Monday, July 11, 2011

Wendell State Forest: Getting Hooked on Dual Suspension

It's Wendell, Not Wendal.
Wendell State Forest in Massachusetts is much like her hot sister Leominster.  Rocky, hilly, wild and large.

Why the people of the Commonwealth chose to name her after an annoying Arrested Development song is beyond me. 

"I've never lost
a mustache contest."
 Okay, so “Mr. Wendal” is spelled differently, but that doesn’t stop it from violating  entering my brain every time I hear the park’s name.  And thanks to the magic of the internet, it’s now your turn: unless of course you’ve never heard it... in which case I highly recommend that you don’t listen to it.  Ever.   (Did I really spend a whole paragraph on that stupid song?)

Wendell State Forest, which really shares its name with the nearby town,  owes its name to Boston judge Oliver Wendell, who was the great grandfather to the famous Supreme Court jurist, and mustache master Oliver Wendell Holmes, Jr.   But you don't have to be a fan of mustaches, or moral skepticism to appreciate this Wendell.

No rocks or wolves in these trail names!
This view looks better when your vision isn't
blurry from climbing up here on your bike.
I made my first visit to Wendell State Forest last summer on a hot, humid day.  I spent most of that day in the north-western part of the park hiding in the trees from the hot sun.  I could tell from that visit Wendell was pretty hilly, almost as rocky as Leominster, and just about as easy to get lost in.  Despite exploring for a couple hours, I hit less than half of what was available.

So the recent adventure series ride sponsored by NEMBA presented a perfect opportunity for a guided tour of the park.  In addition to marked loops, there was BBQ and a grassy beach area for swimming.  To top it off, two companies, GT and Felt offered demos.

Demos are really a double edged sword.  On the one hand you get to test a new bike.  On the other, they are like "free samples" from drug dealers.  The best advice is to find out how much the bike costs before you get on it, so you can squash any dreams of owning it before they grab hold.  Unfortunately I didn't follow my own advice.

I test rode both the 2011 GT Sensor 1.0, as well as Felt's 2011 Virtue Expert, both full-suspension bikes.   In the interest of full disclosure, I am an amateur when it comes to rating bikes. I've still never ridden a 29" bike, and my rides on these two demos were the first time I had ever been on a dual suspension bike.  So it would be hard for me to compare these to anything other than my trusty Novara Aspen (a/k/a "the REI special") and my Lightspeed Obed, which are both hardtails.   I have been told that some dual suspension bikes "bob" when pedaling hard uphill and therefore lose some of their climbing effectiveness.  I found that neither of these bikes had any significant loss of power, and in fact, the rear suspension assisted climbing on rocky trails as I was better able to maintain tire contact with the ground while climbing over rocks, logs and the bodies of downed riders.  This  improvement was slight, but perceptible nonetheless.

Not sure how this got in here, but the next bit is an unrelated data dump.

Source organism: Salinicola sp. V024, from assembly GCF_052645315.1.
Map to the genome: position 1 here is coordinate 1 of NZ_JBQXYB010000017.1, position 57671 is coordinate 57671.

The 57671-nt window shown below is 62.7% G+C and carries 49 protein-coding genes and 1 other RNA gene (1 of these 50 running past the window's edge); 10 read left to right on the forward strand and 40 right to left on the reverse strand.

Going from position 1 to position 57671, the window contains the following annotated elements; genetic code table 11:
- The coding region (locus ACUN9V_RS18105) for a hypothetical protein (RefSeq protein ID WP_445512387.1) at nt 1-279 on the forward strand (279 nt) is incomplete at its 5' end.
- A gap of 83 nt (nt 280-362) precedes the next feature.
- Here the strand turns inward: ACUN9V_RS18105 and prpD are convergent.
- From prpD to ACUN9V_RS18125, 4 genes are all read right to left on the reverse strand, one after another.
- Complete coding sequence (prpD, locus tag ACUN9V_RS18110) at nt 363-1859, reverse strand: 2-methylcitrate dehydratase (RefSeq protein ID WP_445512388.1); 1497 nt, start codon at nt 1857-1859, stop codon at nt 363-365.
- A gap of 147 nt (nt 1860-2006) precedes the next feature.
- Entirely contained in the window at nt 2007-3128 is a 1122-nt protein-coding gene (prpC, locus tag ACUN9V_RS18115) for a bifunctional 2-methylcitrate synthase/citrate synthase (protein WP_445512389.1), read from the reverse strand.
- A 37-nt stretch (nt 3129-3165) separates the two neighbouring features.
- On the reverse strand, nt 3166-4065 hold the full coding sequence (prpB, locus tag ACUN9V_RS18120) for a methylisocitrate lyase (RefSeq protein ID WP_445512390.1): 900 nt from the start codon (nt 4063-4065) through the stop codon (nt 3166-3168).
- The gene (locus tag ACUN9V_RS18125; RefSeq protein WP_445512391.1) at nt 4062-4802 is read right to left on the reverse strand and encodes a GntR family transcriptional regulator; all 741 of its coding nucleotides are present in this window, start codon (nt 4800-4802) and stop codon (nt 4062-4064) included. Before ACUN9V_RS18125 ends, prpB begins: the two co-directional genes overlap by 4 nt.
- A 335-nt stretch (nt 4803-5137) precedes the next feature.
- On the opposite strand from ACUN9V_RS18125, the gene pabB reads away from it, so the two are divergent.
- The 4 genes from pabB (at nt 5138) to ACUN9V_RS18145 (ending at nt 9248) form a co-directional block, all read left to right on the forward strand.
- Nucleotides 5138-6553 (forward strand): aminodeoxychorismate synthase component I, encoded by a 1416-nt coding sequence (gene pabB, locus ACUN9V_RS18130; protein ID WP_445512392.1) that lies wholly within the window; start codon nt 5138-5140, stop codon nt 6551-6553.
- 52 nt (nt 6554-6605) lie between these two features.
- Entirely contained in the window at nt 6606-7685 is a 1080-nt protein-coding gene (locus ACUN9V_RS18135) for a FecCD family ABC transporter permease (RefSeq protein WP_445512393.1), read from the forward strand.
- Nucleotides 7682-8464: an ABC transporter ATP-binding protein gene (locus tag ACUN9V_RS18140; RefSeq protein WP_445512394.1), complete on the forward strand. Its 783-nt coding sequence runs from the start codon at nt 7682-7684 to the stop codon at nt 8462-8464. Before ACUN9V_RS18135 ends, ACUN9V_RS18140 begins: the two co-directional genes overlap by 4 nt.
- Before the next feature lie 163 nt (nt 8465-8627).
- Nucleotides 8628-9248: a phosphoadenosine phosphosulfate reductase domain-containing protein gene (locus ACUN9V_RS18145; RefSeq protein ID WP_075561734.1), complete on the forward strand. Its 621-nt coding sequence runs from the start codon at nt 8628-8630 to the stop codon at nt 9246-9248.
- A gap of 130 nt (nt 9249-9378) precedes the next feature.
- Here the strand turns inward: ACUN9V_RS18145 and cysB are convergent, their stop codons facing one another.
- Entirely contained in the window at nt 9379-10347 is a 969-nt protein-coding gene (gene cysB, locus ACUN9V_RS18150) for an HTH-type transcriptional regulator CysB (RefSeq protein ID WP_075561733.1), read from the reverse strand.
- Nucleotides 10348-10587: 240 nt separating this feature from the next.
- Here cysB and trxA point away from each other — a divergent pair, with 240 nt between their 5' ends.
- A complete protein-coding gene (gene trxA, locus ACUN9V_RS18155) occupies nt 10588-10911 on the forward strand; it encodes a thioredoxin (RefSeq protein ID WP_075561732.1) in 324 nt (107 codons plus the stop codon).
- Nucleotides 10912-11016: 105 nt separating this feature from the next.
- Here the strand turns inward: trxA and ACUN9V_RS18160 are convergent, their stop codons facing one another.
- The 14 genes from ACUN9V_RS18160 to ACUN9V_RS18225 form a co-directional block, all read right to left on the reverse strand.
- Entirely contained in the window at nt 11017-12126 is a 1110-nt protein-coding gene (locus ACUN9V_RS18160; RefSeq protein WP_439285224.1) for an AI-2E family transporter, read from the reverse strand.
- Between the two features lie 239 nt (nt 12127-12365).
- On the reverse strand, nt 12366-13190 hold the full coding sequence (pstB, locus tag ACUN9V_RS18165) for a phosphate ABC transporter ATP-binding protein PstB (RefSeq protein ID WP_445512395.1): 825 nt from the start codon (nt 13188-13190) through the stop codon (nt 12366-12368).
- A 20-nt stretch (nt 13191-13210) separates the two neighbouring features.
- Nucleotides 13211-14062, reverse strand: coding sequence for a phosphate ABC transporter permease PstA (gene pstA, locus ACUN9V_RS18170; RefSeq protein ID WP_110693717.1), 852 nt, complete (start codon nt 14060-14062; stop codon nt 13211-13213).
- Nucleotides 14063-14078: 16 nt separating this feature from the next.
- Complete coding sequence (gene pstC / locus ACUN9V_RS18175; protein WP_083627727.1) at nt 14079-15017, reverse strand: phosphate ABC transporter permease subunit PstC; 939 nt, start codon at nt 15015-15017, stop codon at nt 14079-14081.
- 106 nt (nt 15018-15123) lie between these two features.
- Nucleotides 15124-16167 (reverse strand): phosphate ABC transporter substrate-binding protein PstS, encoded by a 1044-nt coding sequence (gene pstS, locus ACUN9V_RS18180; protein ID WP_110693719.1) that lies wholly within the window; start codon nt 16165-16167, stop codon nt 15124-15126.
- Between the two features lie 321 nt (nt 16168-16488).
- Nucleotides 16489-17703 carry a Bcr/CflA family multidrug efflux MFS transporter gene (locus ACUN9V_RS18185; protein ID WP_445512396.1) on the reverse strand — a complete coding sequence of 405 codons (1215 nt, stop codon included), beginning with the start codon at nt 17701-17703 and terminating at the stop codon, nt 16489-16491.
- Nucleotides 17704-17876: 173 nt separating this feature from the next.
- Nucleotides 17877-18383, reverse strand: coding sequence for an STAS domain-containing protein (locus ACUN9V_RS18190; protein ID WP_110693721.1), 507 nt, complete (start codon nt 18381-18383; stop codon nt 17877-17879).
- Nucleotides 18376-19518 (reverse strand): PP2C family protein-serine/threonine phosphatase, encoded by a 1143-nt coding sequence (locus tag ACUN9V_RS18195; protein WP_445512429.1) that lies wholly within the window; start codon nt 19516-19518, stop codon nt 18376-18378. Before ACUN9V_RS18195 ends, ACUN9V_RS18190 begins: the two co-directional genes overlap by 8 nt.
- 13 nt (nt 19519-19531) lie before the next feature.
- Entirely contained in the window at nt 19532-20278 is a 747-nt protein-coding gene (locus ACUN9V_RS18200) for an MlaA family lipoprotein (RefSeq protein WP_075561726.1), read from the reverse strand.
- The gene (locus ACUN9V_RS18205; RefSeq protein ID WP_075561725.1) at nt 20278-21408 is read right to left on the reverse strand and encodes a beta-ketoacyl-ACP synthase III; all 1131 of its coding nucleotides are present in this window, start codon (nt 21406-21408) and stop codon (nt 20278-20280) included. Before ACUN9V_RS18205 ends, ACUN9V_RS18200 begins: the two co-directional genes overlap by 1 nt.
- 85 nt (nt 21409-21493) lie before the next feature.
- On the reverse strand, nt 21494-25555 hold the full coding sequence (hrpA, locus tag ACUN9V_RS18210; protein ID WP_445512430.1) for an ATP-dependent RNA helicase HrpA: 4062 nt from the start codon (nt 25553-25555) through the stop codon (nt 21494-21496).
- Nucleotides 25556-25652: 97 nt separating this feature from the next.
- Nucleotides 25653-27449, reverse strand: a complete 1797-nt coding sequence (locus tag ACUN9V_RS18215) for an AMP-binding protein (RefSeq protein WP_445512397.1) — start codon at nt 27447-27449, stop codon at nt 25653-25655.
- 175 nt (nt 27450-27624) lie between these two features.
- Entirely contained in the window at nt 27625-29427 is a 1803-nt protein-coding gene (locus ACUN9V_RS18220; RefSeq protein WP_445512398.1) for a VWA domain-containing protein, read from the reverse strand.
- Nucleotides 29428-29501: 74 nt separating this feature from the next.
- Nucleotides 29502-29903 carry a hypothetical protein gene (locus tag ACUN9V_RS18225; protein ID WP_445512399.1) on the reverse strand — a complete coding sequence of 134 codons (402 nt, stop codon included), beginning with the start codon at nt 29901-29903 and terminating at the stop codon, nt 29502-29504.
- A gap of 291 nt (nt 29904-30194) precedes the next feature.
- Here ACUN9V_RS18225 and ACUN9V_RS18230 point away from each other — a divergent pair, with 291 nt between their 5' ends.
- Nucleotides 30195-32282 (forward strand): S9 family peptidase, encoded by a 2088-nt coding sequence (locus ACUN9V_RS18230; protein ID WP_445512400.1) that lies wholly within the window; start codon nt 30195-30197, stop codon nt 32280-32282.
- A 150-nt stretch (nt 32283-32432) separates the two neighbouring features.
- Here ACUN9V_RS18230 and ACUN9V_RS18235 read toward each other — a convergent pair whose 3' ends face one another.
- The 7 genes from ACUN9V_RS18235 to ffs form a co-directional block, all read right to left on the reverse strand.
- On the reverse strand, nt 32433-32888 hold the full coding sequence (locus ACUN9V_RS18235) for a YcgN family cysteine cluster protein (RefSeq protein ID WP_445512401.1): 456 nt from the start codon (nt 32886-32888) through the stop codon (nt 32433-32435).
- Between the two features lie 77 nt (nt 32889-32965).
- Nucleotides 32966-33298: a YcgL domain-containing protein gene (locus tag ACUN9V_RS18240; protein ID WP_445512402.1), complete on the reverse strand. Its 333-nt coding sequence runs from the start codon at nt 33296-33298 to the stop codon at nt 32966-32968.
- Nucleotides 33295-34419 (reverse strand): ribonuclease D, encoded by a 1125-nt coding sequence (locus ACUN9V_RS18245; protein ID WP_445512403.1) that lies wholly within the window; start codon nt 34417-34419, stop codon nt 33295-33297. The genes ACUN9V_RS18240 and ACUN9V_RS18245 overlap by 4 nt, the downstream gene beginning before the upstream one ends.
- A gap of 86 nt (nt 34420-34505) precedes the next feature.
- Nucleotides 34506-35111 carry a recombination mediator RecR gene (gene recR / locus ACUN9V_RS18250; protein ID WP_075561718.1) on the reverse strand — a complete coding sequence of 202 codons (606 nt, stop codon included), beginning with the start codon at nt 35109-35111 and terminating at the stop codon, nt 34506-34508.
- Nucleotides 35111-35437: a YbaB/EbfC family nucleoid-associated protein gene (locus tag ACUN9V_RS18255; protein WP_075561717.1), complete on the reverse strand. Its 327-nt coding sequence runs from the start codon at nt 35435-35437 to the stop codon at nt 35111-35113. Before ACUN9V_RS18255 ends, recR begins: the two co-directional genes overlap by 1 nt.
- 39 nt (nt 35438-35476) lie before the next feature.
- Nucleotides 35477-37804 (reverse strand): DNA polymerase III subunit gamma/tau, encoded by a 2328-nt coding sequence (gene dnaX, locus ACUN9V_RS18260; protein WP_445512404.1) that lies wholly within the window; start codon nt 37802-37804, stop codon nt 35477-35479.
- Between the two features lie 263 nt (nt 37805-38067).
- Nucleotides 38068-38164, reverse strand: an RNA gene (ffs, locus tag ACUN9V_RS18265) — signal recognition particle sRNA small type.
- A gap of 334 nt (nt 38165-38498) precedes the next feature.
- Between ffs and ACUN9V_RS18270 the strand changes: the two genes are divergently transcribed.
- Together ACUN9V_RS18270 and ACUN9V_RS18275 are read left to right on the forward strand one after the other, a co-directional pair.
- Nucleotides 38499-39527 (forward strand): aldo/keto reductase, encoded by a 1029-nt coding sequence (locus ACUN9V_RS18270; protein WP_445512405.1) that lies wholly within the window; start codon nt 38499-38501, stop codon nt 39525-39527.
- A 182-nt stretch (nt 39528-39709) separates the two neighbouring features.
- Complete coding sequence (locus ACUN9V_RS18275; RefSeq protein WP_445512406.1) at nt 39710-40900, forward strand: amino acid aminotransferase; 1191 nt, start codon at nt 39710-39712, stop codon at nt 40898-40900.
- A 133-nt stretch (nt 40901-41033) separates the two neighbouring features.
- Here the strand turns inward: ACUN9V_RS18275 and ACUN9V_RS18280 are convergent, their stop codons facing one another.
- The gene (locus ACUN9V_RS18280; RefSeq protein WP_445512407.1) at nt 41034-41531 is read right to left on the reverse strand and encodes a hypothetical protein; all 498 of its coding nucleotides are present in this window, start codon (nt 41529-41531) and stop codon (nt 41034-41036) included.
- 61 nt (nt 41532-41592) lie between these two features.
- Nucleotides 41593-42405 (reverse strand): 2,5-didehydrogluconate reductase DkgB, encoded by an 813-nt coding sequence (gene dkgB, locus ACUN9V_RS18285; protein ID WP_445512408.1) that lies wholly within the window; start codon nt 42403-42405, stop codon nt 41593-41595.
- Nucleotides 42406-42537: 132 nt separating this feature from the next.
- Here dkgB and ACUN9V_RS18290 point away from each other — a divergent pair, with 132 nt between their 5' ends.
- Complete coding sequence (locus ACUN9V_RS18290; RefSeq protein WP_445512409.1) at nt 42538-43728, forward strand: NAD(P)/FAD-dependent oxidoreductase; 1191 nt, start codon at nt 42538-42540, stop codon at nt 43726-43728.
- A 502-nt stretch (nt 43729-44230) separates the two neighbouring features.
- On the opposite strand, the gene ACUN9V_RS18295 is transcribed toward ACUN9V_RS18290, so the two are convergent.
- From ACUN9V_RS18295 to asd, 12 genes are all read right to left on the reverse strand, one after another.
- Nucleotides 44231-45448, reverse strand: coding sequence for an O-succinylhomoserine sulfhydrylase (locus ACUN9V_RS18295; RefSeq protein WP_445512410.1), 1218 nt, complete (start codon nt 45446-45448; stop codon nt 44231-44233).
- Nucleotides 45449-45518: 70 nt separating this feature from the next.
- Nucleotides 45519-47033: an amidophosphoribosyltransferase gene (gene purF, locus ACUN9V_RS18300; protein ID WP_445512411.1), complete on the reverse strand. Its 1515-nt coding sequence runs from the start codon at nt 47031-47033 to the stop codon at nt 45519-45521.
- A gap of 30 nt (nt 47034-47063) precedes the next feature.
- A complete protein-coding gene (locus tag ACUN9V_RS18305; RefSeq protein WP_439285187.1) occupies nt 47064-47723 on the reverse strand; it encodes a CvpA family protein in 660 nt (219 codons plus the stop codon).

The Felt Virtue Expert relaxing on a park bench.

Both bikes shined, however, on the rocky downhill sections.  I found myself intentionally running over bumps, and even seeking out drops so that I could feel the cushioned landing on the dual suspension.  Both bikes were a vast improvement over hard tailing down a technical trail.  (Gee, big surprise!)  

While I generally liked both bikes, I was much more comfortable with the geometry of the Felt Virtue. This may be because it is closer to what I am used to, but on the Sensor I felt like I had a higher center of gravity and therefore less stability and confidence (even after lowering the seat).  Again, this could be due to an incorrect setup or simply a personal preference.  I was also impressed by how smoothly, quietly, and yet responsively the Virtue rode.  There was one section where I sailed silently through a pine glen.  The feeling of quietly weaving through the trees reminded me of deep powder skiing in a solitary glade.